One of the perks of working with Discovery House Publishers is that I get updates on new books coming out, then I can email the publicity department and request those books. A few weeks ago I saw a book on the publishing list that caught my eye, so I ran to the computer and emailed Anne the Publicist and she ran to the mailbox with the book and the post man (I mean–postlady) drove her little truck very quickly to my house and…
then I read the book very slowly.
Oh, I tried to read it fast. I did. I have a stack of ten or ninety-nine books on my table to read, and it behooves me to whip through them so I have time to parent, write, and cook dinner.
But I found I could not read Ask Me Anything, Lord very fast. It didn’t do it justice. It’s a book that needs to be ingested piece by piece, with thoughtfulness. Preferably with a delightful hot beverage, which you will note they have put right on the front cover. You will absolutely want your Bible right next to you so you can look up the references and make notes. If you’re looking for a book for your quiet time or your small group study, this would be a great choice.
The book is written around the questions that God asked His people in the Bible– “Where are you going? Or–What’s that in your hand?” The questions are still relevant to our modern lives, and the book helps us see the connections.
I emailed Heather C. King, the author, and asked if she would like to make an appearance on the blog so you can all get to know her. She agreed!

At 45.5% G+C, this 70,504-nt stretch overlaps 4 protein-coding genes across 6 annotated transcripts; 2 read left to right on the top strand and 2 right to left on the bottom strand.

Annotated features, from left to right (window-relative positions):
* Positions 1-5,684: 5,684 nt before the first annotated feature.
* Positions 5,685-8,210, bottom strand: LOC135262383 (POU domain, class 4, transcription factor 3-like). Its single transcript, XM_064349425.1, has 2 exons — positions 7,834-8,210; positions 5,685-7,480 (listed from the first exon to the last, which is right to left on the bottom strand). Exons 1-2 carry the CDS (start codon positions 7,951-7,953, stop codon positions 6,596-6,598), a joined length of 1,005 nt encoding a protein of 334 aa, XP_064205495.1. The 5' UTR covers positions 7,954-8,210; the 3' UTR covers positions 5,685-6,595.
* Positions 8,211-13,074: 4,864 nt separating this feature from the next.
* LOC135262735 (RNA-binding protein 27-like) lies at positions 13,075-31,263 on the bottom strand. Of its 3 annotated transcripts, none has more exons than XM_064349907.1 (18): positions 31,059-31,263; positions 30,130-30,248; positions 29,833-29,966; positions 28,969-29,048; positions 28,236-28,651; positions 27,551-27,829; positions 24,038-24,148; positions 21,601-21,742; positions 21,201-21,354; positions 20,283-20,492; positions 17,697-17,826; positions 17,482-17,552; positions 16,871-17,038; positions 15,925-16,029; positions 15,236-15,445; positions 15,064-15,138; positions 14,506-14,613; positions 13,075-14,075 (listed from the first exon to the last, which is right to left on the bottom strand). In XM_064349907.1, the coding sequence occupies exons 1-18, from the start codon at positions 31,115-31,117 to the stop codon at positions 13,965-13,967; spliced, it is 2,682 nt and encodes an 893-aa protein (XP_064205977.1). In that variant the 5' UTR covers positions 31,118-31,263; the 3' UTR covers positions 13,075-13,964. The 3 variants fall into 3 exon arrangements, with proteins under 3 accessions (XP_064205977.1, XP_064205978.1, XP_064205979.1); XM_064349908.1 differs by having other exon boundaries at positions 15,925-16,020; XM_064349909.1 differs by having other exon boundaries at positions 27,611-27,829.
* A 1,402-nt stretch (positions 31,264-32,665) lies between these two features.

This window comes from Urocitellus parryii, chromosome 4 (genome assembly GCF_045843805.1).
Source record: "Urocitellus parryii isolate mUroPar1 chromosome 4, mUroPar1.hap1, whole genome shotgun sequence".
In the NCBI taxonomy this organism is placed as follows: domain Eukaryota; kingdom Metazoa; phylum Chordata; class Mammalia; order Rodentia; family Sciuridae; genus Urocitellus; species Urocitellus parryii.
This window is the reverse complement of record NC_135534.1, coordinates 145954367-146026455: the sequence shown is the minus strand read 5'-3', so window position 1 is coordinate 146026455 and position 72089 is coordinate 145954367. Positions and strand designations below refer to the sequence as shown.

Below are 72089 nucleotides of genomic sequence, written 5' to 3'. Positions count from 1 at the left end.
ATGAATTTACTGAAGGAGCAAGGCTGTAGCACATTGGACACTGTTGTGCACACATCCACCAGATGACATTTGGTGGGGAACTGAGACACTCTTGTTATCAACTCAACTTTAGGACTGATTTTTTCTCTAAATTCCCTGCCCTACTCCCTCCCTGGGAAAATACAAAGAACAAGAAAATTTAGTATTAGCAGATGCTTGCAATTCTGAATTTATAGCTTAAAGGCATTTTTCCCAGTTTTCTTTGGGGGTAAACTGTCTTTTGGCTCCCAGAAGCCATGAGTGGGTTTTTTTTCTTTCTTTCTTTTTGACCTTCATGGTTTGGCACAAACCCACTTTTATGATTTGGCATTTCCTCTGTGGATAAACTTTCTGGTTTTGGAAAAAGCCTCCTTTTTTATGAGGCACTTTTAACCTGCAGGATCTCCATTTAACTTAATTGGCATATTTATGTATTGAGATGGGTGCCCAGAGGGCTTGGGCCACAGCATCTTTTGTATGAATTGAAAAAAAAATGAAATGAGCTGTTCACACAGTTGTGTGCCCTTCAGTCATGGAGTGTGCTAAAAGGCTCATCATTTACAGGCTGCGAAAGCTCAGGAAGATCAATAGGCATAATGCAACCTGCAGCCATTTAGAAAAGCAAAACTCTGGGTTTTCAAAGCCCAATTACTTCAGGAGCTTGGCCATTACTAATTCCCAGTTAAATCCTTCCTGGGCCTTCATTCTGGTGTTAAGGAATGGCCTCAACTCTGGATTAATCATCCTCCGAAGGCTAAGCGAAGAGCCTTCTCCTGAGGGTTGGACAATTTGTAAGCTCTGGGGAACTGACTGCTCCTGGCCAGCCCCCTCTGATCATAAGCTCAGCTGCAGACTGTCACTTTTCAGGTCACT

First, I asked her several probing questions about herself:
Q. Tell us your dessert of choice after all the children have gone to bed and you need a little reward for surviving the day:
A. I firmly believe that if it isn’t chocolate it doesn’t count as a dessert. When my oldest was still napping, I used to reward myself right there in the middle of the day with a Coca-Cola and some Hershey Kisses. Then she stopped napping and I didn’t want her eating chocolate and hyping herself up on caffeine, so that’s when the sneaking began. “Here, honey, play with these blocks while mommy dashes to the back of the house and eats her secret stash of chocolate heaven.” Now, most of my kids don’t nap, so pretty much my only chance to eat chocolate in peace without having to share it (and who wants to share chocolate?) is after they go to sleep at night.
Q. Speaking of children, how many do you have? Girls? Boys? Ages?
A. I have three daughters (Victoria-9, Lauren-7, and Catherine-4). I thought God designed me to be a girls’ mom. Then He gave me a baby boy, Andrew (4 months), and I’m loving it!
Q. What kind of minivan do you drive? Do you love it?
A. I drive a Dodge caravan and I do love it. I’ve never been the kind of gal who mocked the minivan life or tried to stay cool with an SUV or by cramming kids into a sports car. I have four kids. I wanted to have four kids. I love my minivan. Plus, ours came with built-in child restraint seats and that’s pretty awesome. Or, at least, that’s awesome to me. But then, I get jealous of other people when they get a new vacuum cleaner, so….
Q. How do you find time to write with kids that young?
A. People ask me all the time and I always say, “It’s a God-thing.” And it is. For starters, I grew up in a family with 5 kids and I did my homework at the kitchen table with the radio on, the dishwasher running, and people talking non-stop. Typically, quiet is way more distracting to me than noise. I also worked as a stay-at-home mom right from the beginning so all of my children learned very young how to play independently or together without me. Sometimes it’s hard to keep it all in balance and I’ll find myself crying over the pot of spaghetti at night because I’m exhausted. But, all in all the system works for us.